How Does a DUI Arrest Originate?
Interviewer: Is there a common backstory you hear from people about why they think they got arrested and what they were doing before they were arrested?
Many DUI Arrests Originate as a Stop for a Traffic Violation
Jerald Novak: Most people don’t believe that they were committing the traffic violation that the police officer stopped them for. They will indicate to me that they weren’t speeding or they weren’t weaving within their lane or they hadn’t run through the red light.
I believe that to be true in a lot of cases, and that’s why careful discovery is so important. We need to know that what the police officer claims is the reason for the stop is what was in the written police report. Then we need to verify that with the dash cam video to see if that in fact was true. Just because the police officer says it and just because he writes it, and even if it’s on the video doesn’t necessarily mean it’s accurate because there are different perspectives.
Was the Reason for the Initial Police Stop Valid?
Think about the fact that two people who are standing next to each other might observe the same occurrence. But because they are a couple of feet apart, they have slightly different angles of view. Just because the police officer says you went through the red light, depending upon where he or she was when they observed you, from their perspective it may have looked like you went through a red light.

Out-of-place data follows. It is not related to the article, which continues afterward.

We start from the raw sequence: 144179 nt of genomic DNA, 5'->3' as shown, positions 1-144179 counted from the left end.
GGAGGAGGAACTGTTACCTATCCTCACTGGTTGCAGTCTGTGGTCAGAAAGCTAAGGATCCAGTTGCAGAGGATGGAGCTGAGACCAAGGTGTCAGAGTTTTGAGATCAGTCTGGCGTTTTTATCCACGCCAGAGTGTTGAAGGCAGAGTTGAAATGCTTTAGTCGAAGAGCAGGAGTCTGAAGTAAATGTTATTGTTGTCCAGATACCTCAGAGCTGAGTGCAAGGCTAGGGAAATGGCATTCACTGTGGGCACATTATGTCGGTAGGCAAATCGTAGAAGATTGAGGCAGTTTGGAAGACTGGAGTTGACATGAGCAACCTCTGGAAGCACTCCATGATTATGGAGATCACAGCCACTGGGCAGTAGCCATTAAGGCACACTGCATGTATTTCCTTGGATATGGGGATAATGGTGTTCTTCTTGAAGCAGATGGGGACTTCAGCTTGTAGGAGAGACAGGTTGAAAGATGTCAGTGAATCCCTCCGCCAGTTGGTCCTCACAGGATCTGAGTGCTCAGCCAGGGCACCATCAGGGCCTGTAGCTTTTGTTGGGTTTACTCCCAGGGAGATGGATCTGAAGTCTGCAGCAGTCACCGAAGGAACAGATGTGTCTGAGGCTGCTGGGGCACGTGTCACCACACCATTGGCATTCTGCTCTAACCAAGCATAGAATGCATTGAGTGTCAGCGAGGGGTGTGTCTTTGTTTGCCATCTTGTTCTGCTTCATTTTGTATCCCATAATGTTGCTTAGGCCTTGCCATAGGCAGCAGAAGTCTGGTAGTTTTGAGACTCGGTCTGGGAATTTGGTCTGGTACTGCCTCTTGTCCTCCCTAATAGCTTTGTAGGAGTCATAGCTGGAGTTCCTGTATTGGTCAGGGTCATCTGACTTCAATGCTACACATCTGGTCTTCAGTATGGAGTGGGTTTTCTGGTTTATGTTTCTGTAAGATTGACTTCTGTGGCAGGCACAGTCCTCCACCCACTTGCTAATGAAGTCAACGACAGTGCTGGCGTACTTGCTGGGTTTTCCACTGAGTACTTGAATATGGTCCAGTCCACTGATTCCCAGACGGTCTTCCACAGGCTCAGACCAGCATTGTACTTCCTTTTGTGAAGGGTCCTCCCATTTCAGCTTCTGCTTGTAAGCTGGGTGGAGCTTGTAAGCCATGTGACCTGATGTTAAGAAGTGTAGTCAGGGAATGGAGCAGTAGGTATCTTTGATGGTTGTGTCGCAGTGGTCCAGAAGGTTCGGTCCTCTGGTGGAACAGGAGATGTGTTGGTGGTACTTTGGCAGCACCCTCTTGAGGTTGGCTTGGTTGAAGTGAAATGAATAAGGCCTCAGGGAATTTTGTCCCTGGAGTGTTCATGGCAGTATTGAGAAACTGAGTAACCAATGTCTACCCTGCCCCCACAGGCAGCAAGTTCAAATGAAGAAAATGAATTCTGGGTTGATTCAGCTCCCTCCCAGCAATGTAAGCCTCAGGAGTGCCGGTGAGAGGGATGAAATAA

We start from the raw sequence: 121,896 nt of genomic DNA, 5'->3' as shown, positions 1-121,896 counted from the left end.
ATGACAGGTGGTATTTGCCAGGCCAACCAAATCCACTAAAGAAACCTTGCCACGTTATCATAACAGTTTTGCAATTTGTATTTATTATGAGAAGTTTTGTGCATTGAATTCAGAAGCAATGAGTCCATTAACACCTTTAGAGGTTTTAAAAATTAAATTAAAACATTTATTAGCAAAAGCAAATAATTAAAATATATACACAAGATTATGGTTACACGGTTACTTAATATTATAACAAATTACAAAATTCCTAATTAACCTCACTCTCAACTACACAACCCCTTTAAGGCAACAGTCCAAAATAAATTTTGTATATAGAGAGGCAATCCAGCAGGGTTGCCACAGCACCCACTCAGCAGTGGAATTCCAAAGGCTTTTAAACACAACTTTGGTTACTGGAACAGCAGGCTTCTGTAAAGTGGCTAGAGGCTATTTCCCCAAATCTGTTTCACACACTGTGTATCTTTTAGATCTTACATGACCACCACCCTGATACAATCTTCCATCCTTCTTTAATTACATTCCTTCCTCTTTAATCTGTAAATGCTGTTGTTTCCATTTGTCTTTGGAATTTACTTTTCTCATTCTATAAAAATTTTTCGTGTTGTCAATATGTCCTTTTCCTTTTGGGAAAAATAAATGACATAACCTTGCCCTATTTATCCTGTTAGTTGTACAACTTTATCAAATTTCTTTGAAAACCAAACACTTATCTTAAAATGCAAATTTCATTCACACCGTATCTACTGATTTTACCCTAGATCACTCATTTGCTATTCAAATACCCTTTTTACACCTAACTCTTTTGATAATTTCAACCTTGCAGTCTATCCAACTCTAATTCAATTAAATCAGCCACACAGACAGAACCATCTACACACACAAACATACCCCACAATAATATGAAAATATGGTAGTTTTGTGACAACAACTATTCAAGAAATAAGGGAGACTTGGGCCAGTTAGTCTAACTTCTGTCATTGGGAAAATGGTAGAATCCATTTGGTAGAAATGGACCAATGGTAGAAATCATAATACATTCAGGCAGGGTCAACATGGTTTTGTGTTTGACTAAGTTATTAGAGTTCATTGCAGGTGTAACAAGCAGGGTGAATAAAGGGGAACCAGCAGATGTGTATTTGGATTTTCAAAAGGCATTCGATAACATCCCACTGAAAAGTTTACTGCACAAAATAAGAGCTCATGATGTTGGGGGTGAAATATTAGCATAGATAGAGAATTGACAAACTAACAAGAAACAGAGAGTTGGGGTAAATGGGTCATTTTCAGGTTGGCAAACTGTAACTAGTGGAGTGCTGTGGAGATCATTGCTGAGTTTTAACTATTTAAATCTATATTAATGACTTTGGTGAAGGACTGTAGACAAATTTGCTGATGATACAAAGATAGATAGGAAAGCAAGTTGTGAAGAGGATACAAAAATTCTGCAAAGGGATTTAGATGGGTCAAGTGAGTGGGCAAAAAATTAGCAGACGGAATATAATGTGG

But from another perspective it may not look like you went through the red light. That becomes very important.
We will even go through the trouble of getting on Google Earth to check out the area in which a client was stopped. Oftentimes the police officer will say they stopped our client for going 45 in a 35 zone. But you see that in fact, the posted speed signs were 45. Or we’ll get in the car and drive out to the spot and take a personal inspection of the area to see.
Problems with the Field Sobriety Tests
Another thing police officers claim all the time is after they stop the vehicle and get the driver out and they have the driver perform standardized field sobriety tests on flat level ground.
Let me tell you something. Streets are not designed to be flat and level. All streets are built on a slight angle. This is because if it were to rain, the engineers want that rain to run off the road. They are kind of convex in shape.
They are higher at the center and they angle off on the sides, so the question then is, did this angle affect the performance of the standardized field sobriety test? That again comes back down to perspective. Perspective can win cases.